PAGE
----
9. Wow. 30%. That's shameful. You get the government you deserve. And if you don't vote, the other guy, the one you despise, might win. If you don't engage in your democracy, you lose the right to complain. It's that simple.

  10. @LauraF What percentage is no longer shameful? I'll assume 100 % of citizens freely choosing to show up and cast a ballot? Compulsory voting, which has been shown to have a negligible effect on electoral results and doesn't even require that I cast a ballot, just that I waste my time and show up to vote, even if it's for Mickey Mouse? People should be free to not participate in the political process and still have rights, such as the freedom to speak out against their country's government. My last paycheck still took out state and federal taxes...

  11. But at the same time, we should make it as easy to vote as possible. And provide EVERY American with the same opportunity to vote.

  12. @Aaron Really? You want to live in a democracy and enjoy the benefits of doing so, but not vote, and still claim the right to complain about your government? I said nothing about compulsory voting, by the way. But 30% is shameful. What percentage would not be shameful? How about, say 50%? How about half the people in your country caring enough about your country to vote. That would be a good place to start.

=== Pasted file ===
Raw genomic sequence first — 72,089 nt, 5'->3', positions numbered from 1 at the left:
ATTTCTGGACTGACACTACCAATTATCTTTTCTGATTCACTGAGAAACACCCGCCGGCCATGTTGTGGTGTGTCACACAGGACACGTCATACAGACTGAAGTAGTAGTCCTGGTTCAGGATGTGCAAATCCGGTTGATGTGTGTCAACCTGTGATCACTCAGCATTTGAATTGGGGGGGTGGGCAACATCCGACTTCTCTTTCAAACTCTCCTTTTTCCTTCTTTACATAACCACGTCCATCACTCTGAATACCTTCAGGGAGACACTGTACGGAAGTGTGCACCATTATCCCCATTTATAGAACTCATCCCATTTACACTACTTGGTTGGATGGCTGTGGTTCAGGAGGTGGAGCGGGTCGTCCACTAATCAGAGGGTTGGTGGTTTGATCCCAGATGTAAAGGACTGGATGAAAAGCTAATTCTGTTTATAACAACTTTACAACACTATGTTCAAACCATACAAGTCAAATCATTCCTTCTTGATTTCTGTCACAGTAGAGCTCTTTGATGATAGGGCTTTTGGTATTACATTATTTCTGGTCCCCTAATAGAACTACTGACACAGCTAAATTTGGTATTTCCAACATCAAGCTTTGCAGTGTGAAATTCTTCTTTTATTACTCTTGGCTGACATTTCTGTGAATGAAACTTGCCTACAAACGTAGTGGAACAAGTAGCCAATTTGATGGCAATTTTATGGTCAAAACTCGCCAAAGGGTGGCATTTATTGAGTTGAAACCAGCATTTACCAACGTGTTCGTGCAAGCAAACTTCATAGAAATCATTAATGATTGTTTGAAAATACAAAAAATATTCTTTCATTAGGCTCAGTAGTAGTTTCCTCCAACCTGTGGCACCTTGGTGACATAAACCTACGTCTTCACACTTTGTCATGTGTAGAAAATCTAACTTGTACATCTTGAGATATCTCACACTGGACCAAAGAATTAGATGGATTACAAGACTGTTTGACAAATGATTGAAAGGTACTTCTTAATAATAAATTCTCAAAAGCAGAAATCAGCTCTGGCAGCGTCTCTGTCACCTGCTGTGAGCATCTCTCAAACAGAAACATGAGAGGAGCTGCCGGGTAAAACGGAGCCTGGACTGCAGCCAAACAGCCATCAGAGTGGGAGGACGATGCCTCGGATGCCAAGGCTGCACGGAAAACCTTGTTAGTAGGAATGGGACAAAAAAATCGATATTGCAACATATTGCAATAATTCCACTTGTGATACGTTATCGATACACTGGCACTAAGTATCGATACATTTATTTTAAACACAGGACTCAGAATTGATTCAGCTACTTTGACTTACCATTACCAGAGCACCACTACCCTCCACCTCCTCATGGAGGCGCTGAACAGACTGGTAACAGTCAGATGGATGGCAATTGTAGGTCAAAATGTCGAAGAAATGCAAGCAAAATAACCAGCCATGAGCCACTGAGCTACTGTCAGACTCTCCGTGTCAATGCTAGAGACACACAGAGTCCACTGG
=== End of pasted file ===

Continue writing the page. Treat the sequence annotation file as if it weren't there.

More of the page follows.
13. Turnout is going to have to tremendous. But the real question that burns into every general election is: Who are these goofballs in the Electoral College who put someone like Trump in office after he lost the popular vote by the widest margin in U.S. recorded history.

  14. "That, of course, is how local campaigns used to work: candidates won votes by having personal conversations with real people." In Macomb County, Michigan (the infamous county), Democratic leaders have, and are, getting people to run for precinct delegate positions. It is the lowest level of elected office, and locally the Greed Over People party has far more precinct delegates than the Democrats do. I won my precinct delegate election, and we are working to get more people to run. While we may not have the sway of, say, a large money PAC or wealthy corporation, we are talking to the voters and keeping tally sheets of their concerns. Elected politicians will speak with you if you speak for your neighbors. This grass roots effort paid off in November, 2018 when we as a state and county turned out more Democrats and took over the top 3 state level positions (Governor, Attorney General and Secretary of State), all women. Precinct delegates are a very old tradition, but we are reinforcing it in our state..........perhaps due to the shame of giving Trump our electoral college votes by a difference of 10,704 votes state-wide over Hillary. And I tell every voter I speak with who is younger than I am that I am ready to pass the baton. They have to take it up and run with it.

  15. Don't you think many sit on their hands, and don't vote, for a reason? Our safety net is tattered and thin - our politicians choose to support endless war and an outtsized military, as opposed to well funded public schools and a decent infrastructure.. We choose (well, our politicians do) not to implement some form of healthcare for all. Many of our college graduates are bent double with college debt.Many families are one precarious paycheck away from homelessness. So many ask why they should vote if it just means more of the same.